Or do You think is rather because Mathcad ode algoritm fail?
I have no idea. Maybe you are pushing Prime to its numerical limits.
But maybe:
@Werner_E could you try this exercise in Mathcad 15 to see if Mathcad 15 deliver same result as Prime 10?
@LucMeekes could you try this exercise in Mathcad 11 to see if Mathcad 11 deliver same result as Prime 10?
Mathcad 15 won't allow units with odesolve
I would suggest defining V1(t) that way
There is an inconsistency in your function I(Vx). its not continuous at Vx=0.7V
The signal jumps from 0.207 uA down to 0A
Even though, this behaviour is still maintained. Try without units in Mathcad 15. For me my question is if this behaviour is the expected behaviour or not (meaning that there is a fault in Mathcad odesolve algorithm)
This result is with:
This result is with:
But if we change R1 from 10 to 12 then also Radau misses pulses:
I did not expect that the suggested definition of V1 would change the behaviour of the sheet. I just suggested it because its much shorter 😉
But in my opinion, however, the discontinuity in I(Vx) should be definitely fixed!
I also don't think that the algorithm(s) used for odesolve is/are faulty but rather it seems to be a 'natural' limitation of a numerical approach, implemented using numbers stored in standard IEEE format.
I am not sure if I could be bothered to retype anything in Mathcad just to find out if we experience similar effects in Mathcad, too, or not. There would be no benefit knowing that and my guess is that we would also experience such effects in Mathcad, too.
Please excuse me if I'm butting in again:
The numerical MC solution algorithms are very likely to be error-free if the theoretical background can be assumed to be verifiable. In the present case, this is not the case. The explicit ODE to be solved is V2'=f(t,V1, V2). However, according to the Picard-Lindelöf theorem, the function f must be continuous and a solution only exists in the continuity region. This is not the case in the present case because of the pointwise discontinuity of V! und I(V1). The MC algorithm then calculates something uncontrollably contestable. I see only the section-by-section process described above as a possibility for a numerical solution method in MC. Since the inhomogeneities are section-by-section constant, a shifted exp arc in each section should lead to a sawtooth curve overall due to the negative real eigenvalue of the characteristic polynomial. Unfortunately, my programming skills are not sufficient for this.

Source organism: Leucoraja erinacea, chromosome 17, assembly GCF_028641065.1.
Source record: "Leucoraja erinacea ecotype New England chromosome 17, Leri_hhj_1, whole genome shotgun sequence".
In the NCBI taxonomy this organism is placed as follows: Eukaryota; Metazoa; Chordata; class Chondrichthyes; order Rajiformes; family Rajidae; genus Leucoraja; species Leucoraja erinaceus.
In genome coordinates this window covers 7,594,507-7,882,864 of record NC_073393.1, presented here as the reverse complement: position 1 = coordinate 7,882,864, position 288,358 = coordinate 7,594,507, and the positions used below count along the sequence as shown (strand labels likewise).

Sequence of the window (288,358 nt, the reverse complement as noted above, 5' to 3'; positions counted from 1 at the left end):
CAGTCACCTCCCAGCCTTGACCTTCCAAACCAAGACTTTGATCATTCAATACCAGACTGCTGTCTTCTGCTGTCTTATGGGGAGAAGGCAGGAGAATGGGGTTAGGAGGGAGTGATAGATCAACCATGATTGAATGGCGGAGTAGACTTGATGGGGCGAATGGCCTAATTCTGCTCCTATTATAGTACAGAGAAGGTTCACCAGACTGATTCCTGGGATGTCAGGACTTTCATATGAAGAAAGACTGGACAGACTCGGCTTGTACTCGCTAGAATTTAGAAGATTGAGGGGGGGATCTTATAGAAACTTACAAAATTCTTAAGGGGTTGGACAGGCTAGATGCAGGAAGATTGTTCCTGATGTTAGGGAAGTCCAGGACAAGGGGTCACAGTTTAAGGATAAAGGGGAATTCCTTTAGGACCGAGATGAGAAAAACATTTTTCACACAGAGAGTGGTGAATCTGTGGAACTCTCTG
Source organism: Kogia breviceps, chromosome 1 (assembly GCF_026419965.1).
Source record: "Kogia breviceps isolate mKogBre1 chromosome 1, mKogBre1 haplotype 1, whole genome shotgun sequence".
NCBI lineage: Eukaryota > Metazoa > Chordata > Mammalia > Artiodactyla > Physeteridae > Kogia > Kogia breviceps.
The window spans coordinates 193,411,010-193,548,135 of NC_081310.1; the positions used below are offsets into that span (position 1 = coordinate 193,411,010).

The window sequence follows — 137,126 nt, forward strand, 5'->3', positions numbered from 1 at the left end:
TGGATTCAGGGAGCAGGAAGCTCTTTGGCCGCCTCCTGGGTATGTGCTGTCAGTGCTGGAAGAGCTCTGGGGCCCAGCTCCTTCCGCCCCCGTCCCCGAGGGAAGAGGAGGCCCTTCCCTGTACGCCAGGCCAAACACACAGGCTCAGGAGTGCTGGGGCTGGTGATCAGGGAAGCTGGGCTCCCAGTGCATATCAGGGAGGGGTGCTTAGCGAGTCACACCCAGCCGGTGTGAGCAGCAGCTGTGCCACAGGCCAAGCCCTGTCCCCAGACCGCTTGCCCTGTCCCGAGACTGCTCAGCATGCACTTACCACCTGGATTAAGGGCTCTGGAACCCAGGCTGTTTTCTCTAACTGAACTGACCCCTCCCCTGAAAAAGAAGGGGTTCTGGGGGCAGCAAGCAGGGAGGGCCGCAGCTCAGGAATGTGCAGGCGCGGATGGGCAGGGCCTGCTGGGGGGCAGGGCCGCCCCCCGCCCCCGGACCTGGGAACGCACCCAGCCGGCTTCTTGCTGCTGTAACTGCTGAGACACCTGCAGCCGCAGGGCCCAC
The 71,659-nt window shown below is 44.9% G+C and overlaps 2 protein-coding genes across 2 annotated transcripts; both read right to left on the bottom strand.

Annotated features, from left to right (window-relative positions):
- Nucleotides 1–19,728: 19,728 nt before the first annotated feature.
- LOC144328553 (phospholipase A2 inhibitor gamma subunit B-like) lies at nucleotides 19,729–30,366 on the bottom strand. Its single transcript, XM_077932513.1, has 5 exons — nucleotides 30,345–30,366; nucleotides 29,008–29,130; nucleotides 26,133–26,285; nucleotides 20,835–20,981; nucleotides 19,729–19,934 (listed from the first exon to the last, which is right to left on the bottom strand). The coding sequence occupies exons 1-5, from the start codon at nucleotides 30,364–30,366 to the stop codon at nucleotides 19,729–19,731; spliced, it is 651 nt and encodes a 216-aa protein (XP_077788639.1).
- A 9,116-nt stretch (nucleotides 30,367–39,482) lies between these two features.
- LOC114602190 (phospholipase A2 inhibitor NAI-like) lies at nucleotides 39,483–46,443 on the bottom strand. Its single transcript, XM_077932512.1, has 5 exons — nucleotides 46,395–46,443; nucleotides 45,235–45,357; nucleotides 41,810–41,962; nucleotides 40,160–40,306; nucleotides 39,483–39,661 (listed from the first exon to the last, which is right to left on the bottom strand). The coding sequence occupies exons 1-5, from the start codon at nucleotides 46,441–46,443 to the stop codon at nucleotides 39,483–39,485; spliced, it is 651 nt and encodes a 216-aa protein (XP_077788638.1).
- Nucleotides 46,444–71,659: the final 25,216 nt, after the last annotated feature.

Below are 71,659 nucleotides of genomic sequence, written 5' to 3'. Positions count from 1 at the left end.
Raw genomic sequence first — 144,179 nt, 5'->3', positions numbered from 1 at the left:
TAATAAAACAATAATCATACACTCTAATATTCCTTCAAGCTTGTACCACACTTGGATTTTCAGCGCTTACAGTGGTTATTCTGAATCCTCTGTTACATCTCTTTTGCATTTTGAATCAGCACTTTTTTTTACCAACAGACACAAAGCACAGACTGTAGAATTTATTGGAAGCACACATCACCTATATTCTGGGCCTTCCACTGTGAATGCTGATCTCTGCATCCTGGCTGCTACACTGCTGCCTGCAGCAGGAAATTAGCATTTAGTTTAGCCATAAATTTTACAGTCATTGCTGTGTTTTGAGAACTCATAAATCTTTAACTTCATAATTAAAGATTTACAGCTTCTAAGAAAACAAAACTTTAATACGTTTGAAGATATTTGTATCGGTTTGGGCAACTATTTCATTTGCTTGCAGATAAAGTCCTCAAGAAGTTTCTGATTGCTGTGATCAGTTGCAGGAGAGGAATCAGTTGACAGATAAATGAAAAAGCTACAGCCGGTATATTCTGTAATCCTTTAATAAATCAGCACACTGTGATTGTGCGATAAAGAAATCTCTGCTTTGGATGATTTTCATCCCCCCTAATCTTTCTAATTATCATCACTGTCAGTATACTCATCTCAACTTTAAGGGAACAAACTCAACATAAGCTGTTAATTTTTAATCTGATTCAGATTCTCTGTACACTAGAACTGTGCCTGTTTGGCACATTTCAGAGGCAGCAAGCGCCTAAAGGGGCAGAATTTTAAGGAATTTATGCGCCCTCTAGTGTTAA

As @ttokoro had shown, the numeric solution seems to work pretty well using different input values (without the sheet of course we can only guess that he actually did)
@ttokoro uses a capacity 10000 times larger than originally uses by @Cornel and so of course a 10000 times larger time constant tau of 5 microseconds (and not 500 ps as in Cornels original approach).
See Re: Odesolve bug? Another bug?
Unfortunately @ttokoro did not post his sheet (as usual) and @Cornel had troubles duplicating what @ttokoro's picture shows. Maybe @ttokoro did not use a true periodic signal, we don't see which value he had chosen for "a", ...- we don't know.
But do you think that the result (using the larger capacity value) would look significally differently when calculated section-by-section as you suggest from what can be seen in @ttokoro s picture?
I have already written something about ttokoro's "solution". In my opinion, there is nothing to add to that. And since his solution was not published, it is not a solution.
Cornel's numerical solution attempt does not fail because of the parameters. Rather, it is fundamentally wrong because the prerequisites (as described, continuity) for the existence of the solution with the impulse approach over the full time are not met. But this is required for the calculation algorithm, and it is based on it.